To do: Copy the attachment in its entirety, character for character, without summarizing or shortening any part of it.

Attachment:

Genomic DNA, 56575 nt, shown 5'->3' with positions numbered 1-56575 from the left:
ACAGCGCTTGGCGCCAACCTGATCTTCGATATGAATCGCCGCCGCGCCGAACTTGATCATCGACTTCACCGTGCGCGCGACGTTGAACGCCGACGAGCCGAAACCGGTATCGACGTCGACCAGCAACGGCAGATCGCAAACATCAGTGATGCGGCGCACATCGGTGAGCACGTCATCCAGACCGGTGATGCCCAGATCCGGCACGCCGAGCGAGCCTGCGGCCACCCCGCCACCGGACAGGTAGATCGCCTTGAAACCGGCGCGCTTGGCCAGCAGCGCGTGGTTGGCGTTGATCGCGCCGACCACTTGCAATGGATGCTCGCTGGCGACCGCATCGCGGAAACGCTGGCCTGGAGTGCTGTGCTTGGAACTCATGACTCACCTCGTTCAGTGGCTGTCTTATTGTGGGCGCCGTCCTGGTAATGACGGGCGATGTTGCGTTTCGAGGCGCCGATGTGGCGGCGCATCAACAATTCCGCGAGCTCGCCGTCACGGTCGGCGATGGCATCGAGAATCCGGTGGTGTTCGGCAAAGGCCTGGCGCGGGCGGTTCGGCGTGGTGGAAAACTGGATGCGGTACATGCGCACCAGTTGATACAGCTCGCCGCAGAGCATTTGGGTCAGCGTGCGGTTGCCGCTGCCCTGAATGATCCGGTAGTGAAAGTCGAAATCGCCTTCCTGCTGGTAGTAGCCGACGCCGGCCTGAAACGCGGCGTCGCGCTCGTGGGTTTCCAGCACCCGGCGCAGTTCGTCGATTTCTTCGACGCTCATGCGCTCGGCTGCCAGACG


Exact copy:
Genomic DNA, 56575 nt, shown 5'->3' with positions numbered 1-56575 from the left:
ACAGCGCTTGGCGCCAACCTGATCTTCGATATGAATCGCCGCCGCGCCGAACTTGATCATCGACTTCACCGTGCGCGCGACGTTGAACGCCGACGAGCCGAAACCGGTATCGACGTCGACCAGCAACGGCAGATCGCAAACATCAGTGATGCGGCGCACATCGGTGAGCACGTCATCCAGACCGGTGATGCCCAGATCCGGCACGCCGAGCGAGCCTGCGGCCACCCCGCCACCGGACAGGTAGATCGCCTTGAAACCGGCGCGCTTGGCCAGCAGCGCGTGGTTGGCGTTGATCGCGCCGACCACTTGCAATGGATGCTCGCTGGCGACCGCATCGCGGAAACGCTGGCCTGGAGTGCTGTGCTTGGAACTCATGACTCACCTCGTTCAGTGGCTGTCTTATTGTGGGCGCCGTCCTGGTAATGACGGGCGATGTTGCGTTTCGAGGCGCCGATGTGGCGGCGCATCAACAATTCCGCGAGCTCGCCGTCACGGTCGGCGATGGCATCGAGAATCCGGTGGTGTTCGGCAAAGGCCTGGCGCGGGCGGTTCGGCGTGGTGGAAAACTGGATGCGGTACATGCGCACCAGTTGATACAGCTCGCCGCAGAGCATTTGGGTCAGCGTGCGGTTGCCGCTGCCCTGAATGATCCGGTAGTGAAAGTCGAAATCGCCTTCCTGCTGGTAGTAGCCGACGCCGGCCTGAAACGCGGCGTCGCGCTCGTGGGTTTCCAGCACCCGGCGCAGTTCGTCGATTTCTTCGACGCTCATGCGCTCGGCTGCCAGACG